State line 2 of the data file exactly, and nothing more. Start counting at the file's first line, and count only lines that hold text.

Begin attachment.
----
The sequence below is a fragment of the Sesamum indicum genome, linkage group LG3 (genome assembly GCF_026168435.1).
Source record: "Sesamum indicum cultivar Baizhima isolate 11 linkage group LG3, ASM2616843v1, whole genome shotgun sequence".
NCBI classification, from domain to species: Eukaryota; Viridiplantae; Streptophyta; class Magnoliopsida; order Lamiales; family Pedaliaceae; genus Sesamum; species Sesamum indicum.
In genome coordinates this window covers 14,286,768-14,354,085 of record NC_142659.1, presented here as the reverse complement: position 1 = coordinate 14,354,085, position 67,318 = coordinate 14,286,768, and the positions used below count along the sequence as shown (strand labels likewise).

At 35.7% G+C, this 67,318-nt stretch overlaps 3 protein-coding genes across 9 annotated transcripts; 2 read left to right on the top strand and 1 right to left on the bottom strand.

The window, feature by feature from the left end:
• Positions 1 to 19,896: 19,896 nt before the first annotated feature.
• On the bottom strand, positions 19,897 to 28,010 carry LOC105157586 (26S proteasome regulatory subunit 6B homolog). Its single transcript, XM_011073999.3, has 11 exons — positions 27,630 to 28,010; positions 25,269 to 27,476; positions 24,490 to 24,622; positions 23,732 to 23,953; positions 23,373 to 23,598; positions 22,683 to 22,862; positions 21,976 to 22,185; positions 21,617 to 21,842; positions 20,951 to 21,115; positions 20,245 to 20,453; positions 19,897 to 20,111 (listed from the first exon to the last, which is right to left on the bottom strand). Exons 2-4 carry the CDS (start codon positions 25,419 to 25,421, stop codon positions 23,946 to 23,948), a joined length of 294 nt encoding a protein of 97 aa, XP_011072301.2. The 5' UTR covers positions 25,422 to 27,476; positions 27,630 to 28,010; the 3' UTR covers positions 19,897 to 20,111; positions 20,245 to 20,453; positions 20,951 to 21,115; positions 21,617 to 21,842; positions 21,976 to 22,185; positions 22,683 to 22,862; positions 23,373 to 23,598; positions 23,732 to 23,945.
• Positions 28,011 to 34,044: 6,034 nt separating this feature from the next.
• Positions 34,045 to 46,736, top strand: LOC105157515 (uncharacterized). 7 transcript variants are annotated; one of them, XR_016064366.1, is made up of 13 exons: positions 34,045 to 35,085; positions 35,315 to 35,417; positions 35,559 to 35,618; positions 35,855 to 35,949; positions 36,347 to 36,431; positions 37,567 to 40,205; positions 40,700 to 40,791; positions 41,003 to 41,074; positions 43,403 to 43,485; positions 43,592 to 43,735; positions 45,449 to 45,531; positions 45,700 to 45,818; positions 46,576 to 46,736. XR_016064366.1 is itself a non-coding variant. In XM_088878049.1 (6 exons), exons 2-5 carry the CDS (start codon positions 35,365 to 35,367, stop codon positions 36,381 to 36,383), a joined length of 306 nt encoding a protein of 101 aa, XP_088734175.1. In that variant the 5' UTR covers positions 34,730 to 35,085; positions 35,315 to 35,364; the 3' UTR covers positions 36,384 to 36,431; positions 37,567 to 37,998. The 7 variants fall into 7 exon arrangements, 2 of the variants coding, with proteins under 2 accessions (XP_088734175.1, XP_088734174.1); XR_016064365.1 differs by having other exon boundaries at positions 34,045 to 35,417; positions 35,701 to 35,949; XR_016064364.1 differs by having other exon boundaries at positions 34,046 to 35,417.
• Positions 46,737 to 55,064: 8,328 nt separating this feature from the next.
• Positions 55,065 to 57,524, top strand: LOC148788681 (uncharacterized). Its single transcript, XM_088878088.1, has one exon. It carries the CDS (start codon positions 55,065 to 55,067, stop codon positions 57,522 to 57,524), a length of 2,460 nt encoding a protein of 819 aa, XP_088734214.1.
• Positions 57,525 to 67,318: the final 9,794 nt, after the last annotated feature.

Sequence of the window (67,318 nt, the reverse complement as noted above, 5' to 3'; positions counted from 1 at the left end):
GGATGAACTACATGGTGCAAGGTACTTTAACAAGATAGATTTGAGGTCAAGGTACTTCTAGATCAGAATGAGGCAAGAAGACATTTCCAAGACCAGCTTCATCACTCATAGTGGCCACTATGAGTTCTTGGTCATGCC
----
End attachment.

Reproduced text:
Source record: "Sesamum indicum cultivar Baizhima isolate 11 linkage group LG3, ASM2616843v1, whole genome shotgun sequence".